stored away in stockings or hidden
f)laces, and its stimulating influences
ost to the community in its business en
terprises. This is a plain acknowldg
ment that money must circulate to be
useful or beneficial. It is a thrust at
bank boards. It is strange to have a
bank make such a statement. Hence,
it attracts immediate attention, and we
jftmp to catch it before its last echo
Here it comes as a business instead ot
as a political thought, hence, would
seem to demand respect and should cast
an eye-opening influence not easily for
gotten by deluded humanity. Another
declaration in this manifesto is full of
pre verted truth. It says: "The increase
in capital stock was made from time to
time in order to maintain its relation to
the constantly Increasing deposits." To
perserve this relation it doubled its stock
the second year when at $60,000 capital
it had $670,000 resources, presumably
monthly deposits. In 1874 its capital
was increased to $125,000, resources $1,
000,000. In 1878 capital $250,000, re
sources $1,560,000. In 1884 stock $500,
000, resources $3,900,000. After this no
effort was made to retain that proclaim
ed relation, although its resources have
increased over $2,000,000. When ' we
view the January statement of 1890 we
believe we understand that relation to
mean accumulated confidence. This
bank has its $500,000 and $100,000 sur
pluses loaning over $4,800,000 in money
from which - it derives a profit on its
$500,000 capital and on $4,300,000 of what
This system, which has a tendency to
make a man owe large amounts and
still draw interest on his debts out of
his less fortunate neighbor is a business
advance upon wool at 30 cents or wheat
at 70 cents, it overcaps protected man
ufactories, yet it is done under the peo
Eles' sanction. This is the law-created
ell which cswells mortgages and home
horrors. Its brimstone surpasses the
Notice for Boone County.
An Alliance mass meeting will be held
at Albion,Boone county.in Court House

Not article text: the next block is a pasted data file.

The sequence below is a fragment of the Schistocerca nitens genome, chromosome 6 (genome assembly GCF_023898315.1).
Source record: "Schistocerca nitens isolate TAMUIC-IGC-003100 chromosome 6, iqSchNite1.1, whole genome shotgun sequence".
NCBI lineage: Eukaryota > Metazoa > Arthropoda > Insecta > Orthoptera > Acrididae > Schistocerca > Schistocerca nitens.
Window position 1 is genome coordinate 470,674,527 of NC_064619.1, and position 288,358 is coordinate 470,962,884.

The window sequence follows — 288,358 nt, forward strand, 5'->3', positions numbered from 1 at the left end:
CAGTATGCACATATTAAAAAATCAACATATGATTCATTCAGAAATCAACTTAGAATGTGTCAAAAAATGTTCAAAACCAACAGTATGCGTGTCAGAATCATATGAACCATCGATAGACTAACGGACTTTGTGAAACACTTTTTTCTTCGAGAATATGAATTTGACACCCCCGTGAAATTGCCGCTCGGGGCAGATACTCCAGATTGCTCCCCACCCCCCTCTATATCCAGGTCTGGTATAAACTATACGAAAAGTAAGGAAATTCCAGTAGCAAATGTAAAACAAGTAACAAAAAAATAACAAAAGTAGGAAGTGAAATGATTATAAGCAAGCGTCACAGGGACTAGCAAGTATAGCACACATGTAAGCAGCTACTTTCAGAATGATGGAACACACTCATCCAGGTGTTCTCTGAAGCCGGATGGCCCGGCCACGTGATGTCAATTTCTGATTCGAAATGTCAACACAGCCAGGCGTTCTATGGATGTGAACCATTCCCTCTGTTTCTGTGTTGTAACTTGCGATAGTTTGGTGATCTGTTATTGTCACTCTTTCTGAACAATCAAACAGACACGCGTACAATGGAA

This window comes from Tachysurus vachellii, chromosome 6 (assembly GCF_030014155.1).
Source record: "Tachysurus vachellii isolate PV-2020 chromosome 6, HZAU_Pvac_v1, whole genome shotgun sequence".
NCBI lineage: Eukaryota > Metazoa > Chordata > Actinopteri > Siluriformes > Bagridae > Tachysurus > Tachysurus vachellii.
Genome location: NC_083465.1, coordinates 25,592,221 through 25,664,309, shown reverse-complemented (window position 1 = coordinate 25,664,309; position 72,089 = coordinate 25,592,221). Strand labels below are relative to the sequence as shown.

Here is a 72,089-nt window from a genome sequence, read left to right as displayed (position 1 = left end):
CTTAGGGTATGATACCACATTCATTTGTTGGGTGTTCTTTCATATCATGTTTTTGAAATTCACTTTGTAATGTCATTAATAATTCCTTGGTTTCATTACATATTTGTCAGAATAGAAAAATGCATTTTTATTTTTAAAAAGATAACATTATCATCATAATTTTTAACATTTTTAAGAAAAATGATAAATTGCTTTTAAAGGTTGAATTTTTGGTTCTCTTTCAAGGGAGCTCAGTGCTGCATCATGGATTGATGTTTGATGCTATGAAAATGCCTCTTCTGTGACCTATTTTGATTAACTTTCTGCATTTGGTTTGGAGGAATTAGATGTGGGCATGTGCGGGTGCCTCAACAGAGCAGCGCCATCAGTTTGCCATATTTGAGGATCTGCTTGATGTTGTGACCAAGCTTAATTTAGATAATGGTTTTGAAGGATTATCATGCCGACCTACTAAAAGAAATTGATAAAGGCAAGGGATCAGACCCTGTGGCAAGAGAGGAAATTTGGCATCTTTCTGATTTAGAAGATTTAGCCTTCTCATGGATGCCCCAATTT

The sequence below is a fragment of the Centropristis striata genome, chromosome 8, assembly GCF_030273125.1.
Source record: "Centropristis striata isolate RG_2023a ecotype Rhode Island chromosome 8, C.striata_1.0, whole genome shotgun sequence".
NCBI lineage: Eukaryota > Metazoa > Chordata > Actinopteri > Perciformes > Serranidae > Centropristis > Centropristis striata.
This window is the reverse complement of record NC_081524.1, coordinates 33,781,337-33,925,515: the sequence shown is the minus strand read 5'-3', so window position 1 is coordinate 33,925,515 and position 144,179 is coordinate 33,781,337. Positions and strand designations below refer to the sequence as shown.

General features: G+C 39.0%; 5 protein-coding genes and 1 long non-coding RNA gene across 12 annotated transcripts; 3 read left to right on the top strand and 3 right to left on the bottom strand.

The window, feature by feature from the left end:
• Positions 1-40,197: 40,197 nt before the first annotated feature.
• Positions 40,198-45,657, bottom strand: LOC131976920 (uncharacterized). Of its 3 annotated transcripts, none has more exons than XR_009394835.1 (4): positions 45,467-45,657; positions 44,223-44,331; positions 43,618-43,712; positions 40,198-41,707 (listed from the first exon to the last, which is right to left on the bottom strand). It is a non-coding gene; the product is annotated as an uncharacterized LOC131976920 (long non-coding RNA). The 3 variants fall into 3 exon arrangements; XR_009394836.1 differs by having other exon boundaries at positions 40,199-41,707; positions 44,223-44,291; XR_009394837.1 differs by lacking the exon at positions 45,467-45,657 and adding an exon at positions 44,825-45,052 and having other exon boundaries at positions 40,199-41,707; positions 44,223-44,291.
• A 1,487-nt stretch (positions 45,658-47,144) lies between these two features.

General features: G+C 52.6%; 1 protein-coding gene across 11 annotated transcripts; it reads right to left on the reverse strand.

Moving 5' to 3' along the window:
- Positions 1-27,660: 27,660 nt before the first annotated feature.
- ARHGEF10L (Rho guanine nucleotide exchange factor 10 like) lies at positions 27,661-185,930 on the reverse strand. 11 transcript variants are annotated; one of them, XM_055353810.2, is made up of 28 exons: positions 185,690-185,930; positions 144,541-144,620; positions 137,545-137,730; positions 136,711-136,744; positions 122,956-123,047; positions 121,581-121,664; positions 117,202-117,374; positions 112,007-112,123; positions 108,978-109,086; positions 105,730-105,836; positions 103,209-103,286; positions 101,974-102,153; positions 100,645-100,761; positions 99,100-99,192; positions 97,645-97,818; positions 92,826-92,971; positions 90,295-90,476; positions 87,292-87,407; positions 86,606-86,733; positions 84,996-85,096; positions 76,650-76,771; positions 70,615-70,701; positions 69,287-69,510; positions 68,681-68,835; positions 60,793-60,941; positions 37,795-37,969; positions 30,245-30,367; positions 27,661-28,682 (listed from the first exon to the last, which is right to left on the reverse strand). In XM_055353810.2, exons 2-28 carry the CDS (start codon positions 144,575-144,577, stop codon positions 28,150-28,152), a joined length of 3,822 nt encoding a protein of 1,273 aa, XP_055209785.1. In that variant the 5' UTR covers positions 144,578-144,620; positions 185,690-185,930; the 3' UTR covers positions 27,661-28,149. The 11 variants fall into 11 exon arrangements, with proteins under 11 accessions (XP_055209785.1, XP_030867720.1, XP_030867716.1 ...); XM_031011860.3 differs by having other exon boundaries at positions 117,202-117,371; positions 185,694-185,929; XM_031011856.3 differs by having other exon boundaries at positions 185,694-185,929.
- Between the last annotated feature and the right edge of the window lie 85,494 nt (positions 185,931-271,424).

on Saturday, March 27, at 10 o'clock
sharp. Prominent Speakers are expect
ed. A full representation from all sub
ordinate Alliances is requested.
II. C. K I ESTER,
When answering advertisements
I ways mention The Alliance.
7. C. T. U. COLUMN.
Edited by Mrs. S. C. O. Uptos, of Lincoln,
Neb., of the Nebraska Woman's Christian
The editor of The Alliance places the re
sponsibility of this column in the care of the
A Glaring Deception.
One of the most glaring deceptions
imaginable, is now being palmed off on
the farmers of Nebraska, by the oppo
nents of tlie prohibitory amendment,
for a reason why they should vote
against prohibition. It is, that to close
the saloons would deprive the people
of the license money and increase the
burden of their taxation. Let us look
at this specious argument a little. .
It is a deception on the very face of
it It involves a falsehood to begin with.
Not one cent from license, or from fines
for the violation of the license law goes
outside of the school district in which
the saloon is located. For instance, the
city of Hastings has thirteen saloons.
From these, the scnoois 01 tne city de
rive a revenue of $13,000, besides fines
for violatipns of the liquor law. The
farmers outside of the Hastings school
district do not get a cent of benefit from
either of these sources. But suppose, as
is so repeatedly the case, there is a
death, or a crime resulting from the
traffic! who then meets the expenses?
The whole county. Then the farmers
come in for their full share of the bur
den. In other words, the school district
where the saloon is located gets all the
profit, and the farmers of the whole
country have to unite in the loss, it is
all "turkey" to the town, and all "owl"
to the country. , , .
We desire earnestly to, press this fact
on the minds of the farmers of the state.
Do not be deceived by the false repre
sentations, of the liquor men. Prohibi
tion, from whatever standpoint you
view it, will lessen, rather than increase
your taxation. Why what is the fact?
While the taxes in Nebraska have been
piling up more and more, until the peo
ple are being crushed beneath the bur
den taxes in Kansas and Iowa have
been growing less and less. While Ne
braska's state debt is constantly increas
ing that of Iowa, has decreased, until
last fall the state paid the last dollar of
its bonded debt, and is now practically
free. And why? Let this fact give the